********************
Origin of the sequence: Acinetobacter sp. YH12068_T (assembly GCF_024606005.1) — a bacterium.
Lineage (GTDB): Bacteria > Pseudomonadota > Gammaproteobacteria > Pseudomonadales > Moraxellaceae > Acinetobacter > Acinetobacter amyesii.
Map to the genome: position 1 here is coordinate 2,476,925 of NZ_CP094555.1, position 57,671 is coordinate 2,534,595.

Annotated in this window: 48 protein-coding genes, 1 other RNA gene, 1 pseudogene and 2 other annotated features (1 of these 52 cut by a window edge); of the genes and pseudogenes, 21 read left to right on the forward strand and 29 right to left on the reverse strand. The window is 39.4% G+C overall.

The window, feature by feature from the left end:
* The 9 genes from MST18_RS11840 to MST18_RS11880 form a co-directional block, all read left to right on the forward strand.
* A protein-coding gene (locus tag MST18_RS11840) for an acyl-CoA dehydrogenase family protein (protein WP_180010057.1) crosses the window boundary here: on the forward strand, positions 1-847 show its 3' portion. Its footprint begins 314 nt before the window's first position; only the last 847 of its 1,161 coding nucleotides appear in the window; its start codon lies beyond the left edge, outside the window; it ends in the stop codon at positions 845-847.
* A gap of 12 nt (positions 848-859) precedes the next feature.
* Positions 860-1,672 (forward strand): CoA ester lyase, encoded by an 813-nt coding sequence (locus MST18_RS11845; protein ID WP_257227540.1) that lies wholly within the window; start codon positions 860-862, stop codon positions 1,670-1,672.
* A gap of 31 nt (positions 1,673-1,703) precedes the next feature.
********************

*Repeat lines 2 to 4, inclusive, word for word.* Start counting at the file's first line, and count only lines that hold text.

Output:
Lineage (GTDB): Bacteria > Pseudomonadota > Gammaproteobacteria > Pseudomonadales > Moraxellaceae > Acinetobacter > Acinetobacter amyesii.
Map to the genome: position 1 here is coordinate 2,476,925 of NZ_CP094555.1, position 57,671 is coordinate 2,534,595.

Annotated in this window: 48 protein-coding genes, 1 other RNA gene, 1 pseudogene and 2 other annotated features (1 of these 52 cut by a window edge); of the genes and pseudogenes, 21 read left to right on the forward strand and 29 right to left on the reverse strand. The window is 39.4% G+C overall.